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L-R: Jesse Pena, Miles Hanchett, Tripp Bratton

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Tom Martin

Martin sat next to McNeese on his double keys and joined in the conversation, with Pena sending in warm, buttery sounds from his Fender electric. 

The sun began to set as Lexington traffic sped by across the lake, off on the horizon.  Waterfowl glided by on the lake. The band was soon backed by darkness as McNeese moved his players into “Light Up the Night.”  Bratton sometimes offered backing lyrics along with his amazing drumming, bouncing his voice off the glass windows now black and reflective. Hanchett’s bass wrapped the players together, providing a foundation. The crowd couldn’t help but be moved.

The near orchestral arrangements, which touched upon so many genres of music, some Latin, some Middle Eastern in sound, certainly jazz and blues, even a touch of country, create staging for McNeese’s provocative lyrics, a flow of spoken word and layered images that trip around the notes with practiced ease. 

McNeese creates a sound for his audience that draws the room together. The positive house show environment of willingly captive attention fed the band beautifully, and all were grateful. 

Viewed from his perch behind the keys, Martin enjoyed the reaction. “To look up and see how people are responding to the music; there is something very rewarding about being at a keyboard and making a sound and seeing a positive response to it.  The whole idea is to move people and allow them to escape with something.”

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Moving into a phase in their musical careers where the band has decided to perform almost exclusively for intimate shows such as this one, and to focus more on getting back into the studio with Duane Lundy over at Shangri-La to create the band’s third album and Patrick’s sixth, this night was special and unique. The audience had come to listen and in many cases to lose themselves in the music. This created a welcoming canvas for the band to paint McNeese’s lyrics and music. “A beautiful example of community in a small, intimate way,” he later reflected.

An artist in many forms, that is the beauty of the thing for McNeese,“That is the joy of the artist, giving birth to something.  It’s a very maternal process, nurturing and passing something from inside to the outside world.” 

Performing before a small, intimate house show completes the package for his lyrics and music, and the musicians agree.  Weary perhaps of crowded, loud bars and competition from now ubiquitous televisions, or standing solo in corners or at pianos in hotel lobbies, these experienced musicians appreciate the settled quiet of clubhouse setting.  The attentive audience.  The sincere appreciation. As Martin said, “Music in its best environment is that organic connection between player and the listener. It’s almost existential without the listener.”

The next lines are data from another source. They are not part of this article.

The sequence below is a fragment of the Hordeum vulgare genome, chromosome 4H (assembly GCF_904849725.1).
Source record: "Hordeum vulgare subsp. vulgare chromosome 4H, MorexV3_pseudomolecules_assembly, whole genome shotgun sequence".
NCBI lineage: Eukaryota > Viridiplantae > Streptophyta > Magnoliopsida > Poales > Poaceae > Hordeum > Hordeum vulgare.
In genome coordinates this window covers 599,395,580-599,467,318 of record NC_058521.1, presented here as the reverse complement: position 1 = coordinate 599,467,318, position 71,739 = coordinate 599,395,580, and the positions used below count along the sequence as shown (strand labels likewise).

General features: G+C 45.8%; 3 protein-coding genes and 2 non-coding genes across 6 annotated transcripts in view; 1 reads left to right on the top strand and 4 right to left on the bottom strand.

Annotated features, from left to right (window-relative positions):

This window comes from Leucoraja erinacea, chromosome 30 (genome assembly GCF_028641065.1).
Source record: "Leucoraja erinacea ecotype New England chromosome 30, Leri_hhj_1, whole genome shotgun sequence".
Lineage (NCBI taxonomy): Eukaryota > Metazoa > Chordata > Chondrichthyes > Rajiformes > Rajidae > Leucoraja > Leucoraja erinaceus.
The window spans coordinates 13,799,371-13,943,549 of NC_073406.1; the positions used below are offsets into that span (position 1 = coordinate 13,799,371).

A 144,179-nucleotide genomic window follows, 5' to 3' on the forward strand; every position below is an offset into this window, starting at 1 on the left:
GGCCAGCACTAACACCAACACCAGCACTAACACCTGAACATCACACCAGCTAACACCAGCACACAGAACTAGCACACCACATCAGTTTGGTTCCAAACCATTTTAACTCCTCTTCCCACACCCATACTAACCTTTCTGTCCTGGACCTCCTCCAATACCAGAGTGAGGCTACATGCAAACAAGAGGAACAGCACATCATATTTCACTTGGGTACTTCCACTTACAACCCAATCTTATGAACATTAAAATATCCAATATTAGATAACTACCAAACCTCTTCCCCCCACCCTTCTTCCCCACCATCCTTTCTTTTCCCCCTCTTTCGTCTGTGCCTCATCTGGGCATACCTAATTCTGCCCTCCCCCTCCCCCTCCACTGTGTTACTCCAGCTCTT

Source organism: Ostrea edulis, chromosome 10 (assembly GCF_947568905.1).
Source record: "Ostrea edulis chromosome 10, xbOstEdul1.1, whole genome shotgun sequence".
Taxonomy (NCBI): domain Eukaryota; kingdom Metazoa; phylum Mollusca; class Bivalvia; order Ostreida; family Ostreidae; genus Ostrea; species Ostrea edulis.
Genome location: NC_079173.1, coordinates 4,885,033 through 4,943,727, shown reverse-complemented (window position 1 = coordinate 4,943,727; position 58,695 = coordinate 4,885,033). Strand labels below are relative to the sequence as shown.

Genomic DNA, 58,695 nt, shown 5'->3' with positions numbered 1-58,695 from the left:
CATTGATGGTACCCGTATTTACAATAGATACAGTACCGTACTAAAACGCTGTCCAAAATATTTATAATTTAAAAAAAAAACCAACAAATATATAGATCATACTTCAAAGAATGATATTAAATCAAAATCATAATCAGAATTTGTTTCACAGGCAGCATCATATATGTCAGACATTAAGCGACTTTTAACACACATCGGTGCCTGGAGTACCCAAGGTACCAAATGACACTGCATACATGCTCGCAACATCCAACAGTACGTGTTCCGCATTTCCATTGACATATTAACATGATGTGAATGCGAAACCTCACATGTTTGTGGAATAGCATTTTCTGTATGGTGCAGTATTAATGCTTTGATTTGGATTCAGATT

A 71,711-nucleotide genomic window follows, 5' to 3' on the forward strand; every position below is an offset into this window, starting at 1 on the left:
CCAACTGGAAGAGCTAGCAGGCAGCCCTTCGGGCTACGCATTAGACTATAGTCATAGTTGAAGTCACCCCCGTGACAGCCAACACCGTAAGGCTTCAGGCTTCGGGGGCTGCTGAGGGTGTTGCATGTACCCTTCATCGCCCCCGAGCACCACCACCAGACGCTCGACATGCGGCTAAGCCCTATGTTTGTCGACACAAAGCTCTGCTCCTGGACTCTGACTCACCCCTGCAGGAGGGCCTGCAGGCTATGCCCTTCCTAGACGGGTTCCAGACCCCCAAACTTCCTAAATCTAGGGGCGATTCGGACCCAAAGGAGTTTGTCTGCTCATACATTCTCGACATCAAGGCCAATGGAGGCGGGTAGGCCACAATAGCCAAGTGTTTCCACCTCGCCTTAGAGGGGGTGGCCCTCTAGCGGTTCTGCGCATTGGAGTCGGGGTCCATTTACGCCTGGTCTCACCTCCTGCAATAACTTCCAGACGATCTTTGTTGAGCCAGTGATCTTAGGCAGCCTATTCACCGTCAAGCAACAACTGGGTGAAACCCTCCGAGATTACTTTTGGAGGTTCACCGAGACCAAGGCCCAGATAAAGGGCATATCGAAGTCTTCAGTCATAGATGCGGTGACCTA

What transpired that Saturday night was a special gift. A night of balanced perfection; dedicated, seasoned musicians of great quality, lyrics and music from a foundation of a life of music and art, a room filled with eager and attentive friends who brought food and drink and joy. The dreamlike music wrapped around us all and together we shared in the band’s creation, the evening itself a work of art.

Indeed, all were quite fortunate to be there and share in the experience.

Interviews

Patrick McNeese Band Albums

Big Fish Moon 

Hallelu

Arts

A Blueprint for What?

President Trump’s proposed Make America Great Again Budget Blueprint eliminates funding for both the National Endowment for the Arts (NEA) and the National Endowment for the Humanities (NEH). Both entities – created by the National Foundation on the Arts and the Humanities Act of 1965 – are being lumped into a category of programs ‘that just don’t work’, according to White House Budget Director Mick Mulvaney.

“A lot of those programs that we target, they sound great, don’t they? They always do. They don’t work. A lot of them simply don’t work. I can’t justify them to the folks who are paying the taxes. I can’t go to the autoworker in Ohio and say ‘please give me some of your money so that I can do this program over here, someplace else, that really isn’t helping anybody.” – Mick Mulvaney.

Also included in the list of programs that ‘just don’t work’ are the Corporation for Public Broadcasting (CPB), Environmental Protection Agency (EPA) and The Institute of Museum and Library Services (IMLS).

For the moment, let’s focus on the NEA. According to Americans for the Arts, the NEA’s annual appropriation supports a $730 billion dollar arts and culture industry, 4.8 million jobs and a $26 billion trade surplus for the nation. For Kentucky, the elimination of funding for this entity would result in a cut to programs supported by the Kentucky Arts Council – which, according to Nan Plummer, President and CEO of LexArts, would mean “a dramatic overall decrease in funding for the arts in Lexington, Kentucky.”